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EPA Deferring to States to Decide Air Permit Objections from Environmentalists
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EPA Deferring to States to Decide Air Permit Objections from Environmentalists


Increasingly EPA is turning to the states and allowing them to decide the fate of petitions by environmental groups objecting to Title V operating permits. The move by EPA reflects Administrator Scott Pruitt’s “cooperative federalism” initiative.


Typically, environmentalists have chosen to petition EPA to object to Title V permits instead of going straight to litigation. The petition process is generally cheaper, and it can act as a basis to file lawsuits later if EPA denies the petitions.


In recent months, EPA has issued a number of denials of petitions from environmentalists, as well as a petition from PacifiCorp Hunter power plant in Utah and the Big River Steel plant in Arkansas. The denials seem to suggest that EPA will not consider objections to underlying permits that are included in Title V permits, such as a prevention of significant deterioration permit which is part of the broader operating permit. Such requirements can include new source review (NSR) or related prevention of significant deterioration air permits, which environmentalists have previously targeted and EPA has considered in Title V permit challenges.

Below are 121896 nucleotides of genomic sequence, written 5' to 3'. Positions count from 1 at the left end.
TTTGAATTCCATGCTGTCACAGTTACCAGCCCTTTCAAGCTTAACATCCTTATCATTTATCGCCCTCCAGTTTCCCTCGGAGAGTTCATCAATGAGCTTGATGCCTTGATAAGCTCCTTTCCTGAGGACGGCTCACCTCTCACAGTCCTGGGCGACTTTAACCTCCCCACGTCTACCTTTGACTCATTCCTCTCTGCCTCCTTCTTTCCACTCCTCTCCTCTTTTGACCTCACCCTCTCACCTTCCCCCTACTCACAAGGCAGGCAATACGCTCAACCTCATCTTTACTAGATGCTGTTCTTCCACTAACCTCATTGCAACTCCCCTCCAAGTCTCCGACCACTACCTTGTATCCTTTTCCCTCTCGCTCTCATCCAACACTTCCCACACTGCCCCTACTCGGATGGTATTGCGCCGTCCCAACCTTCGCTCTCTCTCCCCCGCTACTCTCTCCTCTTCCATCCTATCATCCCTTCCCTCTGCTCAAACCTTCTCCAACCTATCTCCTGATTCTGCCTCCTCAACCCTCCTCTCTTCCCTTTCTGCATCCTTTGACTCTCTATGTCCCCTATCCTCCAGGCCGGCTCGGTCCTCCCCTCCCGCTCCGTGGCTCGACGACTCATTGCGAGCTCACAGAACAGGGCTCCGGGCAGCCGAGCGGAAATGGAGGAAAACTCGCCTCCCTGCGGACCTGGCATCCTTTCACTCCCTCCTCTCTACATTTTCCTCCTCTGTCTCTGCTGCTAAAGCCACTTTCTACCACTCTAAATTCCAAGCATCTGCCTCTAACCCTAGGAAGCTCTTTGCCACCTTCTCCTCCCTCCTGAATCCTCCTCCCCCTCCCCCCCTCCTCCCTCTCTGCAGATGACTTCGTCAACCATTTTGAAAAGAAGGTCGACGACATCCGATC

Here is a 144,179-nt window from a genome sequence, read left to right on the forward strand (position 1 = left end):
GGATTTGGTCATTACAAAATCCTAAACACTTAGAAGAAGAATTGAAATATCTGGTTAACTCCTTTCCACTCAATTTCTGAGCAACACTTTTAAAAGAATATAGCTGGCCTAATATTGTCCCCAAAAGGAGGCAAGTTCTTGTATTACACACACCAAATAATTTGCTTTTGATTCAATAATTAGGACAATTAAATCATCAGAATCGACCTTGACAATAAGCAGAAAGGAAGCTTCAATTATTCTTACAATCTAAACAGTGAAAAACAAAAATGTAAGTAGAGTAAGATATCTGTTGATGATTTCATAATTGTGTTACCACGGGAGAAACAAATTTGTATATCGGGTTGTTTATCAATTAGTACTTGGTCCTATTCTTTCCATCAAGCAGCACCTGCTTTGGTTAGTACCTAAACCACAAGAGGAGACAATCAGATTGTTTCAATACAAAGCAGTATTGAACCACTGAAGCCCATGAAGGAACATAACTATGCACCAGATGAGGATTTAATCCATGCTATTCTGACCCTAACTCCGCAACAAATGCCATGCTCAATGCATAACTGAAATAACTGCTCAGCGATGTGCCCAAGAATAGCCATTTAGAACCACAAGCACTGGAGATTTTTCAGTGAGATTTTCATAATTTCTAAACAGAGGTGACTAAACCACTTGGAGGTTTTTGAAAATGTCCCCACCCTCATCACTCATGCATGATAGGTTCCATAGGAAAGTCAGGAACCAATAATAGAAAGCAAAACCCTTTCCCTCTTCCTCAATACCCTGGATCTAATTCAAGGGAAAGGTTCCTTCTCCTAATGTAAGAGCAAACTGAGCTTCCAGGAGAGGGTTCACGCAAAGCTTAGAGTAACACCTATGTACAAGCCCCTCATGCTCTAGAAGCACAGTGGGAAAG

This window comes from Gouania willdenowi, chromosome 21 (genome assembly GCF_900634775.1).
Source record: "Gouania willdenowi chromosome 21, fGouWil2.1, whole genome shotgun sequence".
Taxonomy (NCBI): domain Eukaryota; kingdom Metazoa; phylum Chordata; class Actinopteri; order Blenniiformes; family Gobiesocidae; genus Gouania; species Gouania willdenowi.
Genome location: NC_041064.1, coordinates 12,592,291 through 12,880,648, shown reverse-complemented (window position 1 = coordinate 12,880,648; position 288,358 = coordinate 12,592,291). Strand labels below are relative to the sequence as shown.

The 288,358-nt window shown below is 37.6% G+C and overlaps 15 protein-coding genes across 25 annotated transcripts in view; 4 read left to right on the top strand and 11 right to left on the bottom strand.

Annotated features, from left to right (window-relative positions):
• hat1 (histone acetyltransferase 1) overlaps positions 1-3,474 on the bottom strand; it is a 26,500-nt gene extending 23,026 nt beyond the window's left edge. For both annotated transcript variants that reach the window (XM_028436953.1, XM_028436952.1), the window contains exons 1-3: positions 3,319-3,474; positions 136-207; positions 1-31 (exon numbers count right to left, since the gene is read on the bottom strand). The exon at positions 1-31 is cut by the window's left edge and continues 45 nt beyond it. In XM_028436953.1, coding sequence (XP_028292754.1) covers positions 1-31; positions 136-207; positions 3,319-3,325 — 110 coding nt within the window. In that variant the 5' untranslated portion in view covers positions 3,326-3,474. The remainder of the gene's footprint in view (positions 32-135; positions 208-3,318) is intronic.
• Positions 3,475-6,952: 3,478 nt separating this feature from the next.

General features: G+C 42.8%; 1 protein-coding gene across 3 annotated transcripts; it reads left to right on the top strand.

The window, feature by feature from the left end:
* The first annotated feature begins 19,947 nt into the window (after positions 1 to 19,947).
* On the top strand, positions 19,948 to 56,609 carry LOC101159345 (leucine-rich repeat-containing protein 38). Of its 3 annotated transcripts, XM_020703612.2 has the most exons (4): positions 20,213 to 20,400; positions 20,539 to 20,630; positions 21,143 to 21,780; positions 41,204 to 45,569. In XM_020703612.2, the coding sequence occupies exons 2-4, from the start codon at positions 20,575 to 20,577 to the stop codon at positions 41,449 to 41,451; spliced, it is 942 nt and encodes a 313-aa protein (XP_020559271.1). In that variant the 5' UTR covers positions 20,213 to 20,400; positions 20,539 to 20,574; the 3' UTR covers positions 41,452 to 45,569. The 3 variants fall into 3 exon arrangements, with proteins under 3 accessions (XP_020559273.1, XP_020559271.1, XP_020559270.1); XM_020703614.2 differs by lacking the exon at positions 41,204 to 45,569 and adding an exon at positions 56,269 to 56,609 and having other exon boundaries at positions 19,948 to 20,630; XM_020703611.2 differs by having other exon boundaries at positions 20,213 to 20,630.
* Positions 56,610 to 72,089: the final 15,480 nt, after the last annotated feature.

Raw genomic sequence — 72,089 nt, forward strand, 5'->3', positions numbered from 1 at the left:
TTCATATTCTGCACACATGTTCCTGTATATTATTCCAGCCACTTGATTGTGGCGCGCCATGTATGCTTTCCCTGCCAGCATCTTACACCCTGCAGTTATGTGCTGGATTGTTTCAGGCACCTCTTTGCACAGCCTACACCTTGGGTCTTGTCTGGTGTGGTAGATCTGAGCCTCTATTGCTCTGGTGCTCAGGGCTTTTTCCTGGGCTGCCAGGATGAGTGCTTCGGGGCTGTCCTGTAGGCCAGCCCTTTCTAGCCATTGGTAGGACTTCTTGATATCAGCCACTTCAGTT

Since the Hunter and Big River Steel decisions, most new petitions for EPA to object to state permits have focused largely on the adequacy of monitoring provisions to ensure Title V permits are respected, a narrower basis for objection. But, recent EPA decisions show the agency is still rejecting permit objection petitions.


One notable petition rejected recently was when the Sierra Club objected to a Title V permit for the Tennessee Valley Authority's (TVA) Gallatin Fossil Plant power plant in Sumner County, TN. Another petition by environmentalists objecting to a permit for a Maryland electric utility was also rejected.

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